Animal Species:Coelacanth, Latimeria chalumnae Smith, 1939
The story of the Coelacanth is truly remarkable. Read on...
Standard Common Name
Coelacanths are quite different from all other living fishes. They have an extra lobe on the tail, paired lobed fins, and a vertebral column that is not fully developed. Coelacanths are the only living animals to have a fully functional intercranial joint, which is a division separating the ear and brain from the nasal organs and eye. The intercranial joint allows the front part of the head to be lifted when the fish is feeding. One of the most interesting features of the Coelacanth, is that it has paired fins which move in a similar fashion to our arms and legs.
Meristic counts (see Smith, 1986) for L. chalumnae are as follows:
First dorsal fin: 8 spines
Second dorsal fin: 30 rays
Anal fin: 27 to 31 rays
Pectoral fin: 29 to 32 rays
Pelvic fins: 29 to 33 rays
Caudal fin: 25+38+21 rays
An amazing discovery
A few days before Christmas in 1938, a Coelacanth was caught at the mouth of the Chalumna River on the east coast of South Africa. The fish was caught in a shark gill net by Captain Goosen and his crew, who had no idea of the significance of their find. They thought the fish was bizarre enough to alert the local museum in the small South African town of East London.
The Director of the East London Museum at the time was Miss Marjorie Courtney-Latimer. She alerted the prominent south African ichthyologist Dr J.L.B. Smith to this amazing discovery. The Coelacanth was eventually named (scientific name: Latimeria chalumnae) in honour of Miss Courtney-Latimer.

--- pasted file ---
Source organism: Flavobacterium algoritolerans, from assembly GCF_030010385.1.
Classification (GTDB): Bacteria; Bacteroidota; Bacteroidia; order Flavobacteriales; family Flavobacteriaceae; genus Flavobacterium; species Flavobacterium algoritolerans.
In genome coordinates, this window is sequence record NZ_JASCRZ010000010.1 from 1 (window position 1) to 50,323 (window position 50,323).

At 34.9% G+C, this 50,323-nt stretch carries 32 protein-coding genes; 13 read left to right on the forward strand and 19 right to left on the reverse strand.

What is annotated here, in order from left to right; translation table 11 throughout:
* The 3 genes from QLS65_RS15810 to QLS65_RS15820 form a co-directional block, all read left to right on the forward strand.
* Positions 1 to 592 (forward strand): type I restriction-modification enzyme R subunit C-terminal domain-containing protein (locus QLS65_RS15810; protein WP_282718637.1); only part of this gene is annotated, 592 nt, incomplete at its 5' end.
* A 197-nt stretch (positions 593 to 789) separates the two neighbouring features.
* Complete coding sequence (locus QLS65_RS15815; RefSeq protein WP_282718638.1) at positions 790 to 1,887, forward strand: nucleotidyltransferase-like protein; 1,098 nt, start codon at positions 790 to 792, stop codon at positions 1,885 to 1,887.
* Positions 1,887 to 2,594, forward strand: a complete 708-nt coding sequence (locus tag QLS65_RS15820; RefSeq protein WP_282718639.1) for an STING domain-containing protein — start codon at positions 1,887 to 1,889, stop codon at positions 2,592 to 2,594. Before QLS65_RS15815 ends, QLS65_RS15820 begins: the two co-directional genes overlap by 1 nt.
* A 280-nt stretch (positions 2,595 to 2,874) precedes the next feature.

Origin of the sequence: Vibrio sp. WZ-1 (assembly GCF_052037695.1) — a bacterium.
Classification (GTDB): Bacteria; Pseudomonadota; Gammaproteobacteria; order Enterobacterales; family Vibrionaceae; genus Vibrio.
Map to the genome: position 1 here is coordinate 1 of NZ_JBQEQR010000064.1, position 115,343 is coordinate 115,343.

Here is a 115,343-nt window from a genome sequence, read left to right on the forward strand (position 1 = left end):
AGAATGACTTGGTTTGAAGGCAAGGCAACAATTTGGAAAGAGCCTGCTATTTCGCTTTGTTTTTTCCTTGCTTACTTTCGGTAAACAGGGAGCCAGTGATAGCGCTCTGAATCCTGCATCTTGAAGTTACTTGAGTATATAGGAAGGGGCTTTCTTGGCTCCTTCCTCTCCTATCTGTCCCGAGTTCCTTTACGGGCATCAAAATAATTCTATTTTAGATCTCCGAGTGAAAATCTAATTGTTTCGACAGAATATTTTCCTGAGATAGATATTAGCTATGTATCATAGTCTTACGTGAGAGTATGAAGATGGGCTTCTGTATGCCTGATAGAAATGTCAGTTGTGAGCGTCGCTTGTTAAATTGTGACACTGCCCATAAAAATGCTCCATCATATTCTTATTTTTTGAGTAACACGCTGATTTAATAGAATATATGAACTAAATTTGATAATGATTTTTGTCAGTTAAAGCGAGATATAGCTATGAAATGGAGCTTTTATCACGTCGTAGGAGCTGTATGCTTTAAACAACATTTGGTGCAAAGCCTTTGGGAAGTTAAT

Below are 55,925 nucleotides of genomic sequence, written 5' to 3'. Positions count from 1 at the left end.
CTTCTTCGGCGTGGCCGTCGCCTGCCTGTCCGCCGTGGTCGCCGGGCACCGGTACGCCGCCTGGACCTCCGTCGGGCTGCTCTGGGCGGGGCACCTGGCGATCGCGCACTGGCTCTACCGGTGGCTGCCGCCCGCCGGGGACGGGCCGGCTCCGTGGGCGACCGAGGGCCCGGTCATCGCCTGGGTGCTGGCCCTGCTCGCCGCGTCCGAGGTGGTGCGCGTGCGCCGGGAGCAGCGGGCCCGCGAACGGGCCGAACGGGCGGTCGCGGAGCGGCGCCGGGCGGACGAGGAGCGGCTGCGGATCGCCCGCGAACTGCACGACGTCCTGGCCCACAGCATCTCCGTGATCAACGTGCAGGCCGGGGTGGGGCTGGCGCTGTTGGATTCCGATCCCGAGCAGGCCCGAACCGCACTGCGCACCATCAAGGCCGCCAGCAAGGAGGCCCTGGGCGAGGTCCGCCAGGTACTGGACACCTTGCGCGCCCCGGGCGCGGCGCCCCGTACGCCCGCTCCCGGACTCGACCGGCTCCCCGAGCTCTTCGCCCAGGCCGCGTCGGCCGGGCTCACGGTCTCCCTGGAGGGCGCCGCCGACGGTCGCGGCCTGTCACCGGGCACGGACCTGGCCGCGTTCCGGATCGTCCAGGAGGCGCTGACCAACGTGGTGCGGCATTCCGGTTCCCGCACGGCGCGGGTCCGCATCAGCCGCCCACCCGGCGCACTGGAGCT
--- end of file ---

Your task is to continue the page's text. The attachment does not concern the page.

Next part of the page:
In 1998 a Coelacanth was caught in Sulawesi, Indonesia. The only obvious difference between it and the Coelacanth from the Comoros Islands was the colour. The Comoros Coelacanth is renowned for its steel blue colour, whereas fish from the Sulawesi population were reported to be brown. In 1999 the Sulawesi Coelacanth was described as a new species, Latimeria menadoensis by Pouyaud, Wirjoatmodjo, Rachmatika, Tjakrawidjaja, Hadiaty and Hadie.
The species grows to about 2 m in length and nearly 100 kg.
This Coelacanth specimen caught in 1938 led to the discovery of the first documented population, off the Comoros Islands, between Africa and Madagascar. For sixty years this was presumed to be the only Coelacanth population in existence.
On 14th July 2007, a Coelacanth was caught by fishermen off Nungwi, Northern Zanzibar. Researchers from the Institute of Marine Sciences, Zanzibar (IMS) led by Dr Narriman Jiddawi were contacted and arrived on site to identify the fish as Latimeria chalumnae.